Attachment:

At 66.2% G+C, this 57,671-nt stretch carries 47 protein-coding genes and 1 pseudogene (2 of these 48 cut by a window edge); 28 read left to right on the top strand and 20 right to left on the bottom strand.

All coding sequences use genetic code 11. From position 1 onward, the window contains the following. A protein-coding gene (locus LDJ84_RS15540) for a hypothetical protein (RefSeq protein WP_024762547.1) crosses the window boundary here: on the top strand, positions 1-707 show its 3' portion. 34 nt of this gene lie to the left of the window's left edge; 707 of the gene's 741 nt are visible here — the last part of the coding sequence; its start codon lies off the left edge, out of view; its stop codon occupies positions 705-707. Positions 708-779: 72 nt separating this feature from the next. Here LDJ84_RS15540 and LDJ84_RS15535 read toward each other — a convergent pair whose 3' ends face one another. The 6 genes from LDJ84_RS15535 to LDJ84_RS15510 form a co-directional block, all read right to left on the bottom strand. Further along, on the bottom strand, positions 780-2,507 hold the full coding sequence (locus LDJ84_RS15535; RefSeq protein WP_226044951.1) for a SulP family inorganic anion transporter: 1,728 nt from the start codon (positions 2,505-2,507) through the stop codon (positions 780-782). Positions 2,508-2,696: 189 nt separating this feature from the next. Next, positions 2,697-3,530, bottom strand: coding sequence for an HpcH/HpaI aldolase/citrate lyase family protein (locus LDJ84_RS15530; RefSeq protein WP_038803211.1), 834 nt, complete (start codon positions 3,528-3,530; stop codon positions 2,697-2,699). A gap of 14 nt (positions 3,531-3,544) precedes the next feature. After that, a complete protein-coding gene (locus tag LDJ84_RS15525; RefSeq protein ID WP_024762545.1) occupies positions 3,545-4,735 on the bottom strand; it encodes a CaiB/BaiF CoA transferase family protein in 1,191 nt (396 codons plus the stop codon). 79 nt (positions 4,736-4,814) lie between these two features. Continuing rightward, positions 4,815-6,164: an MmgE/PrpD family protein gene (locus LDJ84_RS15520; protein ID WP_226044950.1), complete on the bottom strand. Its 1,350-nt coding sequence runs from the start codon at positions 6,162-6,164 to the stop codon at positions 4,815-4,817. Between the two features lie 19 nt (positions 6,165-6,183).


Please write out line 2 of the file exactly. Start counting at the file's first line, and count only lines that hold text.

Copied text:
All coding sequences use genetic code 11. From position 1 onward, the window contains the following. A protein-coding gene (locus LDJ84_RS15540) for a hypothetical protein (RefSeq protein WP_024762547.1) crosses the window boundary here: on the top strand, positions 1-707 show its 3' portion. 34 nt of this gene lie to the left of the window's left edge; 707 of the gene's 741 nt are visible here — the last part of the coding sequence; its start codon lies off the left edge, out of view; its stop codon occupies positions 705-707. Positions 708-779: 72 nt separating this feature from the next. Here LDJ84_RS15540 and LDJ84_RS15535 read toward each other — a convergent pair whose 3' ends face one another. The 6 genes from LDJ84_RS15535 to LDJ84_RS15510 form a co-directional block, all read right to left on the bottom strand. Further along, on the bottom strand, positions 780-2,507 hold the full coding sequence (locus LDJ84_RS15535; RefSeq protein WP_226044951.1) for a SulP family inorganic anion transporter: 1,728 nt from the start codon (positions 2,505-2,507) through the stop codon (positions 780-782). Positions 2,508-2,696: 189 nt separating this feature from the next. Next, positions 2,697-3,530, bottom strand: coding sequence for an HpcH/HpaI aldolase/citrate lyase family protein (locus LDJ84_RS15530; RefSeq protein WP_038803211.1), 834 nt, complete (start codon positions 3,528-3,530; stop codon positions 2,697-2,699). A gap of 14 nt (positions 3,531-3,544) precedes the next feature. After that, a complete protein-coding gene (locus tag LDJ84_RS15525; RefSeq protein ID WP_024762545.1) occupies positions 3,545-4,735 on the bottom strand; it encodes a CaiB/BaiF CoA transferase family protein in 1,191 nt (396 codons plus the stop codon). 79 nt (positions 4,736-4,814) lie between these two features. Continuing rightward, positions 4,815-6,164: an MmgE/PrpD family protein gene (locus LDJ84_RS15520; protein ID WP_226044950.1), complete on the bottom strand. Its 1,350-nt coding sequence runs from the start codon at positions 6,162-6,164 to the stop codon at positions 4,815-4,817. Between the two features lie 19 nt (positions 6,165-6,183).